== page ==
Gregory of Nyssa, refuting Apolinarius’ Apodeixis:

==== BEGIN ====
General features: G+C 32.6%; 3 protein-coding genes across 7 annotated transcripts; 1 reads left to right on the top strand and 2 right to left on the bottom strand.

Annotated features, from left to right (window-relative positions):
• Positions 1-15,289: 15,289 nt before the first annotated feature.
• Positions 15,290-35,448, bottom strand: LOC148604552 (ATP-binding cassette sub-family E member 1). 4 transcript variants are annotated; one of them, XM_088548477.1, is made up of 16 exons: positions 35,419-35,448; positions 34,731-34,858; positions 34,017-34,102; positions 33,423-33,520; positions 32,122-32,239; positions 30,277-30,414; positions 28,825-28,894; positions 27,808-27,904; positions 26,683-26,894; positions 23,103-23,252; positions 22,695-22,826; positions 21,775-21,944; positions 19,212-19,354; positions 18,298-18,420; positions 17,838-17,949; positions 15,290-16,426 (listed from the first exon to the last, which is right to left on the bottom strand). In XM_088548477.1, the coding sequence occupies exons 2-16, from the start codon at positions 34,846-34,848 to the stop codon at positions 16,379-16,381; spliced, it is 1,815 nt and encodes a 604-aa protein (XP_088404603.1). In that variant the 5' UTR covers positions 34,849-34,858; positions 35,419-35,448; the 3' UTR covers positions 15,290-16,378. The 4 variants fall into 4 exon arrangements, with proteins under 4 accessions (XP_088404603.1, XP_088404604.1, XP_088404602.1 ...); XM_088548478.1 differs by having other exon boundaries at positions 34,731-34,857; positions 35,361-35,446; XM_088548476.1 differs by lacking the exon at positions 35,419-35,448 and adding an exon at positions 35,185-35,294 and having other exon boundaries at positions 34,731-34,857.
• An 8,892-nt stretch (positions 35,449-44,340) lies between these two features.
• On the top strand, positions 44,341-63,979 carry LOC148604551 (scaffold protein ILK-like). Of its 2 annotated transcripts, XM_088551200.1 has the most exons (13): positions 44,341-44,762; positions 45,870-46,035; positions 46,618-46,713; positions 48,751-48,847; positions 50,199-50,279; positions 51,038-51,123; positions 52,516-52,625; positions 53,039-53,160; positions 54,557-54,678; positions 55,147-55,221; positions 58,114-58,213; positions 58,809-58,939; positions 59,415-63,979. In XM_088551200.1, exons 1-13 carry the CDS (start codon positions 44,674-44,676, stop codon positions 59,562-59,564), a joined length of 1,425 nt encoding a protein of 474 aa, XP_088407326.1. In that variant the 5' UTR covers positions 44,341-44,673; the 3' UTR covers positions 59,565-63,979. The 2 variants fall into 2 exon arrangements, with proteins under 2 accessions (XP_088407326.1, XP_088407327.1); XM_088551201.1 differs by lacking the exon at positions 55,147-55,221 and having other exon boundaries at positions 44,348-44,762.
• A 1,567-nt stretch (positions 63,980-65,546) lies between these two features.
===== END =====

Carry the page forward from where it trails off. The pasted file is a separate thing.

When the shepherd takes this sheep upon himself, he becomes one with it and speaks with the voice of the sheep to his flocks. How could our human weakness be adequate to comprehend an address by the divine voice? He speaks to us in a human way, that is, as one might put it, in a “sheep-like” way, saying, “My sheep hear my voice.” So the shepherd who has taken the sheep upon himself and speaks to us through it is both sheep and shepherd. He is the sheep in that he has been taken up and a shepherd in that it is he who has done the taking up. Because it is necessary for the good shepherd to give his life for his sheep, so that by his own death he may destroy death, the author of our salvation becomes, in his human nature, both priest and lamb; he is able to share in suffering, and so is able to incur death.